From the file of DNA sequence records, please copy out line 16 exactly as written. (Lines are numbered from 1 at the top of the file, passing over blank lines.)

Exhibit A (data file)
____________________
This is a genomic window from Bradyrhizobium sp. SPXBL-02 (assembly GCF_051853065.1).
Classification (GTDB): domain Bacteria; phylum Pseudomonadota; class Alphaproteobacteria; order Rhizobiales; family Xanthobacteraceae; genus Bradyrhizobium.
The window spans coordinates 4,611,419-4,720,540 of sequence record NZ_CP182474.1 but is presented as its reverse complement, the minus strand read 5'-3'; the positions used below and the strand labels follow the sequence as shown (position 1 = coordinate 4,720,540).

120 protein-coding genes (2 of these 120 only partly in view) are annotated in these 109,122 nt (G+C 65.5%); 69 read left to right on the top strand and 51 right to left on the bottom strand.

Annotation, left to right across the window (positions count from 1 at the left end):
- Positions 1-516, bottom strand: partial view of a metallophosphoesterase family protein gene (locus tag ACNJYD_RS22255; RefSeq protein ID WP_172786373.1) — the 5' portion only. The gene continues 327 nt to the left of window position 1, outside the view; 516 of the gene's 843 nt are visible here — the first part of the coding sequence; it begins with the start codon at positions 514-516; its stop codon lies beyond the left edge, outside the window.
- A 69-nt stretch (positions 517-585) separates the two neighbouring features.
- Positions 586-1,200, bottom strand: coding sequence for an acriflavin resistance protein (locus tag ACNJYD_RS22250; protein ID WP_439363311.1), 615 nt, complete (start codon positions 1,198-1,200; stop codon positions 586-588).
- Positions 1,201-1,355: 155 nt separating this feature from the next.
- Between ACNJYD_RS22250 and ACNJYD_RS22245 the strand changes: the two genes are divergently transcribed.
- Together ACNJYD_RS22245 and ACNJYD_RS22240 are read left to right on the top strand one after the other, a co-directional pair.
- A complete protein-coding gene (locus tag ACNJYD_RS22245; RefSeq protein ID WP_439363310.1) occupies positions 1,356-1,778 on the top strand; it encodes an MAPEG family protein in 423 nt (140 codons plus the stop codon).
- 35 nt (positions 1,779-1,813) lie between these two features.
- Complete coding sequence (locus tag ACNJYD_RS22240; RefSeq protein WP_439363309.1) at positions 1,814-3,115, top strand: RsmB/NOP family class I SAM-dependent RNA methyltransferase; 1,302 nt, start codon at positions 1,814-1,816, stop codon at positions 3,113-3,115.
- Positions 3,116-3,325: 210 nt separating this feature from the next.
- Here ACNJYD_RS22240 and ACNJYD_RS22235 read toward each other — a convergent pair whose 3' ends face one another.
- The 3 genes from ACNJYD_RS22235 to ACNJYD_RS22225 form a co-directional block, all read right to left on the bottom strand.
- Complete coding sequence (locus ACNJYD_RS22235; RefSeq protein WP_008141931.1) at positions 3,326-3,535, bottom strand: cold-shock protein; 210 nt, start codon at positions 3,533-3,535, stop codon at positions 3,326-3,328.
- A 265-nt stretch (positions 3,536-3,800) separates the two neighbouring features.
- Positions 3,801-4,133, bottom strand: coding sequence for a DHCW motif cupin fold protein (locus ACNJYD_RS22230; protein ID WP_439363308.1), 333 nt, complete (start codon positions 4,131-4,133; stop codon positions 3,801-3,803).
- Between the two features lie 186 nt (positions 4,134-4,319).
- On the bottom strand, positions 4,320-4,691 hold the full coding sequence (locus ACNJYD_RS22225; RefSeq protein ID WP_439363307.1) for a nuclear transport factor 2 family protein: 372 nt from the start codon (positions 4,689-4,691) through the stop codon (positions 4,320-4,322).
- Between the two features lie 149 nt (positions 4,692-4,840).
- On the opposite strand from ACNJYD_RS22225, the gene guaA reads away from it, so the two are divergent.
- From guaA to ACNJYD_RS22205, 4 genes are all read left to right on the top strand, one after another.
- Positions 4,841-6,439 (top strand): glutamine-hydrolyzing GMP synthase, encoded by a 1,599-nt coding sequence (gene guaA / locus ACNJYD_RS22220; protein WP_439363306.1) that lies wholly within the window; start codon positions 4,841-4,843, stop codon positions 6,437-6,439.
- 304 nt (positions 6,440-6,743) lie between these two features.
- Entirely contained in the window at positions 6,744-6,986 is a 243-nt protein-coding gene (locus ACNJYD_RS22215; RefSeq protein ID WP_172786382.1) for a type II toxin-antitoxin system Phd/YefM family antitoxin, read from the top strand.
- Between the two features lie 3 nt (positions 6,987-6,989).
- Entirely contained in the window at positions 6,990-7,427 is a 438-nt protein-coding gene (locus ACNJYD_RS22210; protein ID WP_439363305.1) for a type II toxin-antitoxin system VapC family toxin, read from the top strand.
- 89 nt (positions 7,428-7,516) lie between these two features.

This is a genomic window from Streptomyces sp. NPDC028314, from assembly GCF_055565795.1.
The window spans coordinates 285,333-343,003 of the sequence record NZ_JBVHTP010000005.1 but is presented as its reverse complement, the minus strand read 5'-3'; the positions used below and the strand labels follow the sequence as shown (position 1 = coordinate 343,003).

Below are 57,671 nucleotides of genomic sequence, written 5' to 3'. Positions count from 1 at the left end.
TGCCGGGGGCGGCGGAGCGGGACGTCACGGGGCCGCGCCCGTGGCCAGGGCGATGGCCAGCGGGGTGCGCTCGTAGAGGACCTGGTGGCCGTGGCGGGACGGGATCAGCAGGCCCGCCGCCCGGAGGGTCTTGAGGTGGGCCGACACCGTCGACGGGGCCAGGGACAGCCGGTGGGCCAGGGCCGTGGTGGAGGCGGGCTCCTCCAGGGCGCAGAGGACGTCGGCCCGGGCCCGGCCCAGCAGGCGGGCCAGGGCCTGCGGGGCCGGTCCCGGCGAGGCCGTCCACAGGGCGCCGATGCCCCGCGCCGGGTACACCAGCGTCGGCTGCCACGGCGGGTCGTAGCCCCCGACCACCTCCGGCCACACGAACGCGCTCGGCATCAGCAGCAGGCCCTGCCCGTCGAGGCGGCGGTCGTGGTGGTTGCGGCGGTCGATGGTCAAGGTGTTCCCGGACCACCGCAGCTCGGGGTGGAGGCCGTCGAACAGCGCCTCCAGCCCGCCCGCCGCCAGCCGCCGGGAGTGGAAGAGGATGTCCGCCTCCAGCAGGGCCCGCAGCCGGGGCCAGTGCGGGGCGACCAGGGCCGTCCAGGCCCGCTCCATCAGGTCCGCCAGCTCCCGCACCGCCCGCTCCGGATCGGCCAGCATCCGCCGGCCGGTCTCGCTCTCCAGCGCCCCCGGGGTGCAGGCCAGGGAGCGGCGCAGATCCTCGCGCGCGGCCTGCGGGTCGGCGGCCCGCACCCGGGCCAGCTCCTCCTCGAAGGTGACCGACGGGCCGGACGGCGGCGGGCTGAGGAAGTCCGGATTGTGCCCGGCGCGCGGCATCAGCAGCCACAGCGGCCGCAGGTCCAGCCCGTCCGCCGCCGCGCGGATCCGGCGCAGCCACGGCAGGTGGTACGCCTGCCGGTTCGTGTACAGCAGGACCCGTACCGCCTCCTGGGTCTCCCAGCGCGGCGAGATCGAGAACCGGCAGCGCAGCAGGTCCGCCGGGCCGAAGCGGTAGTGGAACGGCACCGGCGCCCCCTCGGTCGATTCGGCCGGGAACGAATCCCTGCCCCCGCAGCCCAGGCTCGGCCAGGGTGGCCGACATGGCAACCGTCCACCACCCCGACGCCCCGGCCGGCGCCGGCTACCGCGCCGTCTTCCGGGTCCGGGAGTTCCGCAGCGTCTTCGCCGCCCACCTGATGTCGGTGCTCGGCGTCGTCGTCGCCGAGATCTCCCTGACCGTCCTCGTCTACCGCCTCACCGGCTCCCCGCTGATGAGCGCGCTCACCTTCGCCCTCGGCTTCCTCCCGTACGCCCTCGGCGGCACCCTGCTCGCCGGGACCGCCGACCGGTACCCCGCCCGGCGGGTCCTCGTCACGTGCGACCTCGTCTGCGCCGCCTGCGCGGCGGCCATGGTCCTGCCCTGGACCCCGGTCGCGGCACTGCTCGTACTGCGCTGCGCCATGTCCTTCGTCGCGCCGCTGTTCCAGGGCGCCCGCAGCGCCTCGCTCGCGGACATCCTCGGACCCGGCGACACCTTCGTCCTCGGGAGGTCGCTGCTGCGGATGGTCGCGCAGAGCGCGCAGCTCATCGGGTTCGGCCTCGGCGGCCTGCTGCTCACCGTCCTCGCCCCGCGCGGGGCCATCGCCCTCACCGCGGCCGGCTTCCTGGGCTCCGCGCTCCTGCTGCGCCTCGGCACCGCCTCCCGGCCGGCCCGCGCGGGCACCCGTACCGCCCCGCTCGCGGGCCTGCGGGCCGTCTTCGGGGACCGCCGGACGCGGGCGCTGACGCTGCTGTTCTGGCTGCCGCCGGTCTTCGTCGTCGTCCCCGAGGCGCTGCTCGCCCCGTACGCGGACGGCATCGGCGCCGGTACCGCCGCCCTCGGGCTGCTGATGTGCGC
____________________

- Here ACNJYD_RS22240 and ACNJYD_RS22235 read toward each other — a convergent pair whose 3' ends face one another.